Review: Holiday Inn Rotorua: a top-notch convention/meeting hotel

Overall Rating

By John Walton, February 22 2012
Holiday Inn Rotorua: a top-notch convention/meeting hotel

New Zealand




Holiday Inn Rotorua


4.5 star


Superior Room

The Good
  • thermal pools — seriously hot!
  • fantastic staff
The Bad
  • Reivernet Internet system
  • top-notch meeting space
  • the full Rotorua experience


Rotorua -- known for its geothermal activity and thermal pools -- is New Zealand's third largest conference market, with direct flights from Sydney and most New Zealand hubs.

The North Island city sits behind only Wellington and Auckland in terms of where your NZ-based conference is likely to end up, and with the Australian dollar still strong against the Kiwi, Rotorua's accessibility for multi-day conferences makes it an attractive option.

Surprised by Rotorua's relative importance on the conference scene, I stayed for two nights at the Holiday Inn, one of Rotorua's largest and most conference-friendly hotels.

Location & Impressions

The Holiday Inn sits away from the centre of Rotorua near the Whakarewarewa thermal pools on the southeastern side of town, roughly 9km from the airport in the northeast.

It's a modern building when you pull up, with a decent amount of parking if you've rented a car. A hotel shuttle runs into town if you do want to head into the centre.

Check-in was swift and helpful, with the notably engaging and friendly staff notably keen to ensure I had everything I needed.


I stayed in a room in the Whaka wing, which is the low-rise section overlooking the Whakarewarewa thermal pools -- a pretty impressive view. (In the tower section, the views are more expansive but further away from the pools right next to the hotel, so it's a tradeoff.)

My double queen-bedded room was spacious and light -- especially with the reflection from the clouds of steam pouring from the thermal pools (that reflection explains why some of my photos seem an odd tinted colour).

Entering the room, the bathroom was immediately on the left. On the right sat a large built-in closet, tea/coffee shelf plus fridge below, and pleasingly long built-in luggage rack, followed by a desk. By the window sat two remarkably comfy armchairs, with the beds on the left-hand side of the room.

The beds were Holiday Inn's standard, with firm and soft pillows plus mattress pad.

The bathrooom was unremarkable -- neither especially new nor especially old -- with a shower over the tub and the usual Holiday Inn global toiletries.

The power point situation in the room is a little sparse, with the only power on the TV side. Fortunately, I travel with a power board, but if I didn't, I'd have been a little stuck for charging all my electronics.


I was underwhelmed by the desk setup, so I ended up working with my laptop on my knees.

The desk in these low-rise wing rooms isn't cut out for working, so if you need to spend more than an hour or so you'll probably prefer one of the high-rise deluxe rooms, which are slightly better set up.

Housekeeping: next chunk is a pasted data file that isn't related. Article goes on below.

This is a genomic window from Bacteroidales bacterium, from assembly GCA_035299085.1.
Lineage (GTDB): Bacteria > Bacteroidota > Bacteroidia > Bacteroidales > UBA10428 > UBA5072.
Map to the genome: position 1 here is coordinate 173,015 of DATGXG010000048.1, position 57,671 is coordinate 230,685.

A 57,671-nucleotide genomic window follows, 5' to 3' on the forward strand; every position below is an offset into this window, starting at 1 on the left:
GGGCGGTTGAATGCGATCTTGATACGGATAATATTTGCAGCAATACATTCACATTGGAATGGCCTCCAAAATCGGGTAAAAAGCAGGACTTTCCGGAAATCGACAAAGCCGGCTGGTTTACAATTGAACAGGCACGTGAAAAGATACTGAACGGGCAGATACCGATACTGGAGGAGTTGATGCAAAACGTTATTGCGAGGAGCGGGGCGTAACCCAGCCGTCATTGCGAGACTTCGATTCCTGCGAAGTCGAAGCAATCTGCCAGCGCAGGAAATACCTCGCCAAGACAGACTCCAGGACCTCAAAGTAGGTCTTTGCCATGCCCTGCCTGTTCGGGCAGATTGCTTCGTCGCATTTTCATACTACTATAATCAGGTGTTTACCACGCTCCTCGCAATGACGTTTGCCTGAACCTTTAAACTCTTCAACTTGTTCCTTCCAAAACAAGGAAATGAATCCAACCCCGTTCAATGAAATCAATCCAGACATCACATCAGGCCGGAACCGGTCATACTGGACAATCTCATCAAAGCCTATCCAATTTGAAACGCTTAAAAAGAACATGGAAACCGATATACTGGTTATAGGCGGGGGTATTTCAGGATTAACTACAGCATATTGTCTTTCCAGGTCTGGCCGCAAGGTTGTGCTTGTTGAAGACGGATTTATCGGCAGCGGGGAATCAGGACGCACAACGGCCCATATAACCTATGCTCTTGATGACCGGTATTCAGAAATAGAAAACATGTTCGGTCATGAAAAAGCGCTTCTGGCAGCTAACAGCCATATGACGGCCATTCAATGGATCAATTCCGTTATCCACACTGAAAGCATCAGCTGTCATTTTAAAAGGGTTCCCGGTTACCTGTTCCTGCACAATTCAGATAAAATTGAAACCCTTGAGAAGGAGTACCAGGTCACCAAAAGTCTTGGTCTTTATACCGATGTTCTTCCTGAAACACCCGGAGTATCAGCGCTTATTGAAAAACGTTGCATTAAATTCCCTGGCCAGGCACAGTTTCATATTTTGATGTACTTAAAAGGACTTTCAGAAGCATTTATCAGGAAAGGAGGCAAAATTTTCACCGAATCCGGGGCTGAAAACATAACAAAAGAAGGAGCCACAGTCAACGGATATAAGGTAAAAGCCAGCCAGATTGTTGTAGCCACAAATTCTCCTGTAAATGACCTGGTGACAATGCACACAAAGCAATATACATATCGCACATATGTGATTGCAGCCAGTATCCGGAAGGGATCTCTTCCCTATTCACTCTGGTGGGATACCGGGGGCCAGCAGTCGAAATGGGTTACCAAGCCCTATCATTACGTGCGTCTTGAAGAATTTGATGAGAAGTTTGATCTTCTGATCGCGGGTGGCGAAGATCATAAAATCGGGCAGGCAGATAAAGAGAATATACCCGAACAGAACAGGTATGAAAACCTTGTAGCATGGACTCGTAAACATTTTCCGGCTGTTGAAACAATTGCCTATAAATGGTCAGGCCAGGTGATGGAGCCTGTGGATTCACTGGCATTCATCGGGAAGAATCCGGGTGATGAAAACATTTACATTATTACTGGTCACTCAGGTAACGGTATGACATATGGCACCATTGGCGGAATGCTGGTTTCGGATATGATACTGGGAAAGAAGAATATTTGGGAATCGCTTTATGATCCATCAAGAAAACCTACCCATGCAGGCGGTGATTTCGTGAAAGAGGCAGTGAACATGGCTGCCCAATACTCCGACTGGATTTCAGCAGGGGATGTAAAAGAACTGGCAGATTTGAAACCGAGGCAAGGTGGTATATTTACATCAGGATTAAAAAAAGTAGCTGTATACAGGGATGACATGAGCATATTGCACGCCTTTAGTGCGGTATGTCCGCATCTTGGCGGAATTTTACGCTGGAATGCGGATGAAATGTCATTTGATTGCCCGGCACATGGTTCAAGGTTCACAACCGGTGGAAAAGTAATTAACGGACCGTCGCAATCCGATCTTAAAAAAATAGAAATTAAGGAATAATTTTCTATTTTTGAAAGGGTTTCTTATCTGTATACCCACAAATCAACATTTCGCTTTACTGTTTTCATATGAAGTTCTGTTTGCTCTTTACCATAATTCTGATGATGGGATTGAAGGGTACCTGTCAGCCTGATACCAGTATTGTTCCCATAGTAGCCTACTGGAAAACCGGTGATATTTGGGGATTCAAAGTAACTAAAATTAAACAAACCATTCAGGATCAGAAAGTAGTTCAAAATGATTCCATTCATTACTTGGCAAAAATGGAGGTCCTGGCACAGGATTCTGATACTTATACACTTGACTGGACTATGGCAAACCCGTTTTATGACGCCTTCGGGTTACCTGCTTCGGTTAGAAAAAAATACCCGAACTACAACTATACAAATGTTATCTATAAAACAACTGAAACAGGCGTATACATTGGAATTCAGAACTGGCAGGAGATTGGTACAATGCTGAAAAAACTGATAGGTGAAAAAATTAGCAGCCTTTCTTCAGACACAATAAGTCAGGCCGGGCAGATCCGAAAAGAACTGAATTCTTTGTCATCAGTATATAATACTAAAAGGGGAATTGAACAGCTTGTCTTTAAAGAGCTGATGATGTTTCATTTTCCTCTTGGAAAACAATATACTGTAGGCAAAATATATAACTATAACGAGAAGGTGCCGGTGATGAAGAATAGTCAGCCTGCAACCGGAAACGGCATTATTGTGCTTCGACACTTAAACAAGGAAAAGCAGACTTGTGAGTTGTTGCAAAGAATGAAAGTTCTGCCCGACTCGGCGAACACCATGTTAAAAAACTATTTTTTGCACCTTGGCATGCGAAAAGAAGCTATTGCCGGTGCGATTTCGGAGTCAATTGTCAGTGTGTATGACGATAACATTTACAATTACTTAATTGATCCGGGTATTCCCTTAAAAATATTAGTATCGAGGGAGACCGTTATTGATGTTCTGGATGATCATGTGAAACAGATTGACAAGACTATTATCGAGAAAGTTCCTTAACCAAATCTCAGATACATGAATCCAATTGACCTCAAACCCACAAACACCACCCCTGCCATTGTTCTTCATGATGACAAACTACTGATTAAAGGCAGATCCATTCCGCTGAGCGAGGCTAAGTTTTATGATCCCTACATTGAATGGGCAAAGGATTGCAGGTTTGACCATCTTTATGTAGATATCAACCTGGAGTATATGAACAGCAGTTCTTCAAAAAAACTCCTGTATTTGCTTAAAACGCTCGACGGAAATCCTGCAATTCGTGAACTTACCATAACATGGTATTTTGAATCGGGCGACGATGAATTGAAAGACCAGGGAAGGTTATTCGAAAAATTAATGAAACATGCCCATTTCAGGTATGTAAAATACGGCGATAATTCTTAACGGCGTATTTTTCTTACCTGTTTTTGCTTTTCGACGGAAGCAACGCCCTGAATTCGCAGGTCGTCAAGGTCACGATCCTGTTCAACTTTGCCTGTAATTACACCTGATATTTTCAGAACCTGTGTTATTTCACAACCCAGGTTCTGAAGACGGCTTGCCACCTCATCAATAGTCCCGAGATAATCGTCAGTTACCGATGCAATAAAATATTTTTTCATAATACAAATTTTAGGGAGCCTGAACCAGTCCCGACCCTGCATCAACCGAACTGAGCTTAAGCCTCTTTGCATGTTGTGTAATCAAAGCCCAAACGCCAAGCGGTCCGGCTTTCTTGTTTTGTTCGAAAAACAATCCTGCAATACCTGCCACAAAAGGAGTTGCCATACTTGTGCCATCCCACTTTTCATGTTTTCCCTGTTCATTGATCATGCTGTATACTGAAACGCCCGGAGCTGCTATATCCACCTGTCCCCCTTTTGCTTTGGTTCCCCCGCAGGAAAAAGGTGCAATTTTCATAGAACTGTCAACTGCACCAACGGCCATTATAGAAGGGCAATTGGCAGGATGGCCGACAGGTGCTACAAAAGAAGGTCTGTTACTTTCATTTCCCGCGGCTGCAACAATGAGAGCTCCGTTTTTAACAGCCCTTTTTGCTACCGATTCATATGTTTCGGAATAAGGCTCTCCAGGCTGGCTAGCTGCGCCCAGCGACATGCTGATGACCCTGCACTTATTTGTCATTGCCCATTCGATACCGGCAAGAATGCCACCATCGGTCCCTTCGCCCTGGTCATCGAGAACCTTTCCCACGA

Given the hotel's conference orientation, though, you're likely to be spending more time outside the room in meetings than working at the desk.

If you're conferencing, the hotel offers the impressively big Pohutu cultural theatre, usually home to the evening Maori Cultural Show & Feast, as its largest space. Six smaller rooms are available on-site.

Wifi was the dreadful Reivernet system, which I've outlined previously -- it's frustrating, overpriced and absolutely not worth the NZ$30 price. Speed was just okay at 6.4Mbps down and 0.5Mbps up.

There is, however, free wifi with a 30 minute (or 30MB, whichever comes first) limit in the lobby, which is pretty good for New Zealand's famously poor Internet offering.


A hearty helping of NZ lamb made for a filling dinner.

I tried both room service and lunch at the hotel. Bear in mind that the main Chapman's restaurant is only fully open for dinner, so if you're planning lunch you'll be eating in the lobby. (The food's good, though.)

Room service was impressive, with a great prawn starter and a superb and generously portioned lamb shank.

Breakfast was pleasingly international -- since the hotel hosts a number of east Asian guests during tourist season, you'll find dishes like congee and miso soup in addition to an already wide-ranging breakfast buffet.


With geothermal pools on your doorstep and a cultural theatre dinner "experience" on-site the hotel offers the full Rotorua package if you're interested.

The hotel's outdoor swimming pool is heated by those same thermal pools, and there's a gym to keep your workout routine going.

And if you need some "teambuilding" between meetings, there's always the arcade room with air hockey and various video games to divert your attention from whatever you're really supposed to be doing.


I was expecting the Holiday Inn Rotorua to be geared much more strongly towards the leisure traveller heading for the hot springs, but there's much to recommend the hotel for business travellers too -- especially as a conference venue where you might still need to get some regular work done. (Pick a tower room if work is a priority, since the desk setup is better.)

The on-site leisure options, always a consideration for the meeting planner so that attendees can let off steam (pardon the pun), make it a great choice for Rotorua-based meetings.

John Walton

Aviation journalist and travel columnist John took his first long-haul flight when he was eight weeks old and hasn't looked back since. Well, except when facing rearwards in business class.

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